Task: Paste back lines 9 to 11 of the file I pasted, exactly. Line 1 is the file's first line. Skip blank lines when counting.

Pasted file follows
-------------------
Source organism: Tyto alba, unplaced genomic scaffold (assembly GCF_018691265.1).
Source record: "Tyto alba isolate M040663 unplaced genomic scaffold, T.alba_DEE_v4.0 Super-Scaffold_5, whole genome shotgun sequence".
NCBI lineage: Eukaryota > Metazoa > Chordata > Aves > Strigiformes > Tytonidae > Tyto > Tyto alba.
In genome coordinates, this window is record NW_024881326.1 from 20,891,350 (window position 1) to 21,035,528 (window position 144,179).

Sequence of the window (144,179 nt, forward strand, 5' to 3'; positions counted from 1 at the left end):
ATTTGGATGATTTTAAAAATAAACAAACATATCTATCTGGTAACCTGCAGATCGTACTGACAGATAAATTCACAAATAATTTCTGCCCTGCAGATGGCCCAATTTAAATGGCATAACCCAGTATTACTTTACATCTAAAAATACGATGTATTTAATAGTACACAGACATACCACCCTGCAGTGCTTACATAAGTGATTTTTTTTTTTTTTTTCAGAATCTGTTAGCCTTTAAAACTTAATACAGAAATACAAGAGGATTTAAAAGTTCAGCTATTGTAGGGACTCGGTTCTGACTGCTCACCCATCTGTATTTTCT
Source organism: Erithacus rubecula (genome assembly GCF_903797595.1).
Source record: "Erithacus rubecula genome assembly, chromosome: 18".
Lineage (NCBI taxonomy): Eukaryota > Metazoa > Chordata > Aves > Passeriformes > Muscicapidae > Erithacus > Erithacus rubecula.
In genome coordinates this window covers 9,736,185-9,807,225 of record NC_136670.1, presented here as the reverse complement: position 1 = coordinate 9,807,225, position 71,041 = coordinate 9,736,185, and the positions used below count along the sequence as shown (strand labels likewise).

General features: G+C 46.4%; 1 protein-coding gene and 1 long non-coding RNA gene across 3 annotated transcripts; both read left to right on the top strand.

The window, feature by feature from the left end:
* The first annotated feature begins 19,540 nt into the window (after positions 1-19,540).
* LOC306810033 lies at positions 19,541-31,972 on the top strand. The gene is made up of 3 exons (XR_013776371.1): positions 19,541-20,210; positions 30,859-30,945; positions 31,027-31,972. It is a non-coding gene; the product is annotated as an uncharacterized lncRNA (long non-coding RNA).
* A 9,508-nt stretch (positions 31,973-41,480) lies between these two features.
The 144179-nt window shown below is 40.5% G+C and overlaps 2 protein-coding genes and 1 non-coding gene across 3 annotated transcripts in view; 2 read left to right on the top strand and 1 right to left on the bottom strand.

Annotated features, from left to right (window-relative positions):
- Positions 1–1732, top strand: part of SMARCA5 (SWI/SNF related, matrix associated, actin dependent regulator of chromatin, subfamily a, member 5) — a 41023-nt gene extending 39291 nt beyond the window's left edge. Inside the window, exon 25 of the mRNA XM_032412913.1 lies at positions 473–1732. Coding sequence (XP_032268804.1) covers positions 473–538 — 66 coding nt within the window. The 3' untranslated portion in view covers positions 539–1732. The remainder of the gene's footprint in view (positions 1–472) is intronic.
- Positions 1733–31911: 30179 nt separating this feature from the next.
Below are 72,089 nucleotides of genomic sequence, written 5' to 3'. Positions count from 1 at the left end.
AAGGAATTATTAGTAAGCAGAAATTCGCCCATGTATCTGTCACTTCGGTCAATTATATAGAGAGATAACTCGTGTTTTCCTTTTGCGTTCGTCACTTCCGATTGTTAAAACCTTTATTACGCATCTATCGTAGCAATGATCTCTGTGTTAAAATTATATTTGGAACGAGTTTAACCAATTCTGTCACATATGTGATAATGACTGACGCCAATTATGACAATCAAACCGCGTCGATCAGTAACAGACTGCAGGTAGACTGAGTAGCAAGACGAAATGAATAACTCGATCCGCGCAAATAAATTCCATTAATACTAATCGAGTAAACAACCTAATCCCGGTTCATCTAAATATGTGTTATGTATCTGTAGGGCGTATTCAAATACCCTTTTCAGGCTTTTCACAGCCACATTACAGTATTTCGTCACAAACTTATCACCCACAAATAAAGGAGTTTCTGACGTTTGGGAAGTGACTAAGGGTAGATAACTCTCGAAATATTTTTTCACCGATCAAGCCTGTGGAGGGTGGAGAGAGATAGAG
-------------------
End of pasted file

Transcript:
Lineage (NCBI taxonomy): Eukaryota > Metazoa > Chordata > Aves > Passeriformes > Muscicapidae > Erithacus > Erithacus rubecula.
In genome coordinates this window covers 9,736,185-9,807,225 of record NC_136670.1, presented here as the reverse complement: position 1 = coordinate 9,807,225, position 71,041 = coordinate 9,736,185, and the positions used below count along the sequence as shown (strand labels likewise).

General features: G+C 46.4%; 1 protein-coding gene and 1 long non-coding RNA gene across 3 annotated transcripts; both read left to right on the top strand.